Rapper Quavo turns grief into action at first Rocket Foundation Summit

Vice President Kamala Harris joined the Atlanta artist for the inaugural event.

When Quavo arrived at the Carter Center Tuesday afternoon, he looked overcome with emotion.

“We’re turning tragedy into triumph, but it’s kind of tough at the same time,” he told reporters.

The Atlanta rapper and entrepreneur hosted his first Rocket Foundation Summit at the Carter Center on Tuesday, what would’ve been the 30th birthday of Takeoff. The late Migos rapper and Quavo’s nephew, born Kirsnick Khari Ball, died after being shot in Houston in 2022. Shortly after, Quavo launched the Rocket Foundation, an organization dedicated to preventing gun violence.

Since then, the rapper has taken his efforts to the White House and even launched a program, Spark Grants, to fund Atlanta nonprofits that center community violence intervention. The Rocket Foundation Summit is the latest extension of Quavo’s advocacy for sparking change in his community and beyond.

The all-day event featured panel conversations, grant announcements and a fireside chat with Vice President Kamala Harris. Greg Jackson, deputy director for the first White House Office of Gun Violence Prevention, opened the event.

“This summit marks a critical moment for all of us committed to safety and well-being of our neighborhoods, cities and nation,” Jackson said. “We gather not merely to discuss, but to act — to forge pathways forward that are rooted in evidence-based strategies.”

Attendees heard from community leaders like Mike McBride, the executive director of the national social justice network Live Free USA; and Anthony Smith, leader of the Kentucky-based gun violence prevention organization Cities United. Both speakers gave advice on how Atlanta communities can continue to demand policy-driven solutions.

“It’s very important for us to become experts of our own work,” McBride said. “It is a reality that many are experts of our experience, but we’re not always investing in ourselves to become experts of the work of peacemaking, the work of healing, the work of organizing power in our communities to force elected officials, who tell you no, to change their mind.”

Recipients of the Rocket Foundation’s Spark Grants Program were also announced during the event. In March, Quavo launched the program to award $10,000 to 10 nonprofits committed to raising awareness for gun violence. The 10 winners are: Center for Employment Opportunities, Community Justice Action Fund, Girassol Wellness, Hope Hustlers, Hopeful Change, Life Anew Restorative Justice, Live Free USA, Mothers Against Gang Violence, Offender Alumni Association and Tyme to Thrive Beyond Grief. The Annie E. Casey Foundation matched the donations for each organization to receive $20,000.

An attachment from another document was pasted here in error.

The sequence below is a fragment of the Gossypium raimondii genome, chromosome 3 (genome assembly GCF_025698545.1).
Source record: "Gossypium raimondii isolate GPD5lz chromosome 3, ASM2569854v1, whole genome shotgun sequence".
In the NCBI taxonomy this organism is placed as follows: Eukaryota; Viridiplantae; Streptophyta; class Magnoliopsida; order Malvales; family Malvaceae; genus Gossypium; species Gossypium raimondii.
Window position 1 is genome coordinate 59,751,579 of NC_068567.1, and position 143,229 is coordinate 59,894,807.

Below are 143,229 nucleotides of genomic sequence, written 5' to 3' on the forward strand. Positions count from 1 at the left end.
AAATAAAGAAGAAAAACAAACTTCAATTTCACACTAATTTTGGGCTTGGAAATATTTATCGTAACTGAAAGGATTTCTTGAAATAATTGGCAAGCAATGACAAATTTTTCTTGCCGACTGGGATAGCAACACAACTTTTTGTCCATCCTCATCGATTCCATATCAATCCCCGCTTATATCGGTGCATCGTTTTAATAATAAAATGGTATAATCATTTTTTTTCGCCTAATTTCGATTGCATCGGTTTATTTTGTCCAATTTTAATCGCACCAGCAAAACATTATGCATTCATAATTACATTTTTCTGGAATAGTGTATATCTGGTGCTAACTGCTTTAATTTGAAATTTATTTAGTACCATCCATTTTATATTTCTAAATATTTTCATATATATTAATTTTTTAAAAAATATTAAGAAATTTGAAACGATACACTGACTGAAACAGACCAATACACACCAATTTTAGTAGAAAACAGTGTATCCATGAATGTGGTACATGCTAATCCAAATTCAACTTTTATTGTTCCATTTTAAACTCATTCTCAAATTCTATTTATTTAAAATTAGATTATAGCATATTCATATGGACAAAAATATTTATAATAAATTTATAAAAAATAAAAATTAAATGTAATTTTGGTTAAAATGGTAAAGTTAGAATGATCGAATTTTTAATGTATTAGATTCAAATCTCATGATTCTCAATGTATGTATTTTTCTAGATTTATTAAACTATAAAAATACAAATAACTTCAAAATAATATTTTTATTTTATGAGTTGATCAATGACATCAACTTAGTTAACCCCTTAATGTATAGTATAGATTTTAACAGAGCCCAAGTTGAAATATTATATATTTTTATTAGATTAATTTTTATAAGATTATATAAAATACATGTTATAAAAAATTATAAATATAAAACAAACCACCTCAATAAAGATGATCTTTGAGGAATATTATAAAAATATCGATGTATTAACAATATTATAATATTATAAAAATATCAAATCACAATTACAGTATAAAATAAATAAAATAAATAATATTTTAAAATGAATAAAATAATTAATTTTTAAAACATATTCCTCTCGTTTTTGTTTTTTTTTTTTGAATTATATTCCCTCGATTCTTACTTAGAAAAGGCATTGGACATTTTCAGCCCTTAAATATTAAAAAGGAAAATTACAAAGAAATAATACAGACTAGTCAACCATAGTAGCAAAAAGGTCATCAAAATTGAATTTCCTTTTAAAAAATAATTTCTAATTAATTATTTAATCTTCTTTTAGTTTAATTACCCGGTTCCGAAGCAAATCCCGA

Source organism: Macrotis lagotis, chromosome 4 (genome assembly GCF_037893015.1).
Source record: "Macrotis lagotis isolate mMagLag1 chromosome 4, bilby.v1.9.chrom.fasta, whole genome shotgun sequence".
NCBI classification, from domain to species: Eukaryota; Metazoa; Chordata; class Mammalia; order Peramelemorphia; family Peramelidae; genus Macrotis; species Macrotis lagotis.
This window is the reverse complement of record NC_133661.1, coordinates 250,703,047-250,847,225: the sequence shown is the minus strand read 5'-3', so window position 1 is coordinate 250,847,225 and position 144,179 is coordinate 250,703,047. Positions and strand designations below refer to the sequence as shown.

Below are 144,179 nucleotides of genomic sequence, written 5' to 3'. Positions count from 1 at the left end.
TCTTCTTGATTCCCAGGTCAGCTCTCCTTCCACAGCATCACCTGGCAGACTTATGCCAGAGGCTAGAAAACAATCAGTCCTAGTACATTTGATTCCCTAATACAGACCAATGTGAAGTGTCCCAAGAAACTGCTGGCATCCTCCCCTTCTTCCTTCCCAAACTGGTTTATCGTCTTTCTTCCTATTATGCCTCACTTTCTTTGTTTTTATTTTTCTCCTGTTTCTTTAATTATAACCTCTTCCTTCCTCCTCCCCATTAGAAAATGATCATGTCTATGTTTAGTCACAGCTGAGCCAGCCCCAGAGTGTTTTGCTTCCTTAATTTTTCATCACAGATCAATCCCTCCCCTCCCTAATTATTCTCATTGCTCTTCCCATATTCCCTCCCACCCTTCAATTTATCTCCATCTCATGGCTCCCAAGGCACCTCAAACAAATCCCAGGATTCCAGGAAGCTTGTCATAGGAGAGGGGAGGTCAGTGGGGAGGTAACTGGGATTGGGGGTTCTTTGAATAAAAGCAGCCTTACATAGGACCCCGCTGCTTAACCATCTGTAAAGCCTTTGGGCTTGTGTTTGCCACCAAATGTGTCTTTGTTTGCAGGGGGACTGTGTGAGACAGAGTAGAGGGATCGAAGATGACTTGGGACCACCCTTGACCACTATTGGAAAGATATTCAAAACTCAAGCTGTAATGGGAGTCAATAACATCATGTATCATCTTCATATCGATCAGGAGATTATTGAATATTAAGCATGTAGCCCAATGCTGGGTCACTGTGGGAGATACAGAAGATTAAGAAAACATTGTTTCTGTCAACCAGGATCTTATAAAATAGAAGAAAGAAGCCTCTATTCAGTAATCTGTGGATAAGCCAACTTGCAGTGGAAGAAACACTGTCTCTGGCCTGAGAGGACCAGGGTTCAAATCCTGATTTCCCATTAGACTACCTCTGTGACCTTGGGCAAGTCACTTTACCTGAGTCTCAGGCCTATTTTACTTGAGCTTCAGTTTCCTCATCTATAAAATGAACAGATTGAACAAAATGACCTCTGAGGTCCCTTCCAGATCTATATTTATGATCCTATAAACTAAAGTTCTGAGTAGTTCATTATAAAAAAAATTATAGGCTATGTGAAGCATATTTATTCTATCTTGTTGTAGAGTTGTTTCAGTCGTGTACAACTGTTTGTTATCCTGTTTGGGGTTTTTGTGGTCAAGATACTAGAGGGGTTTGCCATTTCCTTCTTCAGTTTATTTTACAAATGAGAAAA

Greg Jackson moderated Tuesday’s fireside chat between Quavo and Vice President Harris. Harris opened her remarks by thanking Quavo for his work to address gun violence.

Vice President Kamala Harris (right) greets hip-hop star Quavo at his summit to stop gun violence at the Carter Center in Atlanta on Tuesday, June 18, 2024. (Arvin Temkar / AJC)

Credit: Arvin Temkar/AJC

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Credit: Arvin Temkar/AJC

“The pain that is associated with gun violence in America is almost unspeakable,” she said. “It is everywhere. What Quavo has been doing with the Rocket Foundation — to translate that pain and that grief into something that is about creating strength and empowerment in the community, including among our young people — is really extraordinary. … You are an incredible leader and a national leader on this.”

During the conversation, Harris emphasized the toll of gun violence on mental health while highlighting the work of the White House Office of Gun Violence Prevention, which includes allocating $1 billion for mental health counselors in public schools. She also gave the audience one task for Juneteenth: ask others if they’re registered to vote in the upcoming presidential election.

For Quavo, his efforts with the foundation is a second chance to improve his community and make the changes that his nephew didn’t get to see.

“When I saw [Takeoff] laying there, I feel like I saw me laying there, so when I’m doing something like the Rocket Foundation, I want to uplift his legacy and keep his name alive.”

Vice President Kamala Harris (right) speaks at hip-hop star Quavo’s (center) summit to stop gun violence at the Carter Center in Atlanta on Tuesday, June 18, 2024. (Arvin Temkar / AJC)

Credit: arvin.temkar@ajc.com

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Credit: arvin.temkar@ajc.com

Tuesday’s summit ended with remarks from Mayor Andre Dickens, who, along with Rep. Inga Willis (D-Atlanta) and Council Member Jason Winston proclaimed June 18, 2024, as Takeoff Day in Atlanta.

“I miss my son every day, and still wish he was here on earth,” said Titania Davenport, Takeoff’s mom. “I know his uncle and our family are doing God’s work in Takeoff’s name with the Rocket Foundation. … He really did leave us too soon. I know he’s shining down on upon us today.”